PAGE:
FLORIDA (Mark Price/The Charlotte Observer) - Imagine a 5-foot living needle in the ocean, with “chrome-like skin” and a knack for swimming vertically before it bites with razor sharp teeth.
That’s basically what deep sea explorers captured on video Nov. 5, when they recorded a predatory ribbonfish on the prowl off the southeastern United States.
And yes, they “will bite you,” CoastOBX.com reports.
The NOAA video shows a long, extremely thin creature that appears like polished steel against the black deep-ocean environment. That sword-like shape has earned the fish many names, including the cutlassfish, NOAA says.
“It’s almost as if he’s made up of metal. He’s so shiny, you can see him reflected in the lens of the camera,” NOAA says, noting the fish is hunting in the video. “The predatory cutlassfish stays vertical in the water column as it hunts. It uses its pectoral fins to keep itself stable.”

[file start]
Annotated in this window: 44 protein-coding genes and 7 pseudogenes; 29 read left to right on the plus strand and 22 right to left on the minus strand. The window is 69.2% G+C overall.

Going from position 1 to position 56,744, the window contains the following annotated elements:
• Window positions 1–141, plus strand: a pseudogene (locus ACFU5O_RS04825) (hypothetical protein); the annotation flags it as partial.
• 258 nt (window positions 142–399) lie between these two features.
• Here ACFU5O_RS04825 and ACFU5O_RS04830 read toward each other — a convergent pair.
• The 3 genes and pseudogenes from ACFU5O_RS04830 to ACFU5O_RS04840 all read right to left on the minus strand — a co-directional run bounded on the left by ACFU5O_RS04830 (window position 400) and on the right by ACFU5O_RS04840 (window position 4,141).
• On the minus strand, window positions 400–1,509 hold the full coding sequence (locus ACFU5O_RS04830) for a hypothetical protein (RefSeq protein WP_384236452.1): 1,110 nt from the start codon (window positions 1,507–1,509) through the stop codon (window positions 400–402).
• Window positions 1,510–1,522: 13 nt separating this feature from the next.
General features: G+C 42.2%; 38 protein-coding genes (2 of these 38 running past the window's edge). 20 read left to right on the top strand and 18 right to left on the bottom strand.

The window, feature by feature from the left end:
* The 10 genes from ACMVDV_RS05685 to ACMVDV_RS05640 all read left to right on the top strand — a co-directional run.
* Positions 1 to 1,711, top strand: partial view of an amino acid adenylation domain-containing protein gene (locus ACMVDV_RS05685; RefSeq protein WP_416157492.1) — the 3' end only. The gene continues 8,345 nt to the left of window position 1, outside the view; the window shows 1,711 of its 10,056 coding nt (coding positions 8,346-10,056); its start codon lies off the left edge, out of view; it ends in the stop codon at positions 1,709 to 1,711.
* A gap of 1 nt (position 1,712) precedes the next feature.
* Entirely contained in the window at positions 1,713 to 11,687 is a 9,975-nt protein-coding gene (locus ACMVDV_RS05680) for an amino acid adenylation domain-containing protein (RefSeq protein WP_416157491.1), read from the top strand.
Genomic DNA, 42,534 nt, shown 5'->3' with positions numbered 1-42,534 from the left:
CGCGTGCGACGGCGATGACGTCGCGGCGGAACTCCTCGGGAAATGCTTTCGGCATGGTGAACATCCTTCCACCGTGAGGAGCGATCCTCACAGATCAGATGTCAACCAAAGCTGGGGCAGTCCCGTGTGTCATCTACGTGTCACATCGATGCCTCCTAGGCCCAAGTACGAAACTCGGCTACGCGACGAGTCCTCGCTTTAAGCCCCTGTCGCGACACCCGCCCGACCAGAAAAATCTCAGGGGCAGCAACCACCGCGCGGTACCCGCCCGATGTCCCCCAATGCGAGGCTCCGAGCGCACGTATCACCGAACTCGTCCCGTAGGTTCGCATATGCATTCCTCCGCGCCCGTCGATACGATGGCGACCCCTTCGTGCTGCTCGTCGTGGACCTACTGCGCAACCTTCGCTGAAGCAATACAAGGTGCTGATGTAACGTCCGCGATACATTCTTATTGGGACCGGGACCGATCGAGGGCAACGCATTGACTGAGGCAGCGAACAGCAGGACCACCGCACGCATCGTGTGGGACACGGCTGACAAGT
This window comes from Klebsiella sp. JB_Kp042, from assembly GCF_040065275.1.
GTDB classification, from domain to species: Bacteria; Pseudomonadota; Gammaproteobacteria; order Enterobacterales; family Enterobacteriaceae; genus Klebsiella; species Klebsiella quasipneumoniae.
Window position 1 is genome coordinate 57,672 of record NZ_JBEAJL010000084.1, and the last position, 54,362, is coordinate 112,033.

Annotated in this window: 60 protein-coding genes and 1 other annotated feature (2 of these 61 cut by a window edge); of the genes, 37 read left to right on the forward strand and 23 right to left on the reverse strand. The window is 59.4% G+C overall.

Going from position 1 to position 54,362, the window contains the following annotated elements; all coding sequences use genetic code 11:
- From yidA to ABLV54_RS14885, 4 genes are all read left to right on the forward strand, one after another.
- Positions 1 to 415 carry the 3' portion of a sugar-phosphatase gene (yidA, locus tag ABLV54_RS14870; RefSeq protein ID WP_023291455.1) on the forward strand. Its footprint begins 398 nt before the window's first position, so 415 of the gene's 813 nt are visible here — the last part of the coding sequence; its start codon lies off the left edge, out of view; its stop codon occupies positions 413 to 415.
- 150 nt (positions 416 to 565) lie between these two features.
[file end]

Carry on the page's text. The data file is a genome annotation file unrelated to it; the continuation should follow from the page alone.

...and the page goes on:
A 2018 article in Digg.com likened the cutlassfish to a “weird thing that ... looks like it’s from an ‘80s sci-fi movie.”
They are a popular “nontraditional game fish” in some parts of the country, but the voracious eaters are “not often used for food in North America,” according to Thewebsiteofeverything.com. Ribbonfish are not known for attacking people, partly because they are fond of the ocean floor, experts say.
NOAA spotted the fish while recording with a remote camera at a depth of 2,661 to 2,760 feet off northeast Florida’s Stetson Mound.
The same dive also recorded images of a bizarre pale glass sponge that resembled a potato chip, NOAA said in its report.
“Ribbonfish have a striking appearance,” says Localseafood.com. “Their tiny scales are bright silver, almost reflective. They have yellow eyes and a long mouth filled with sharp teeth.”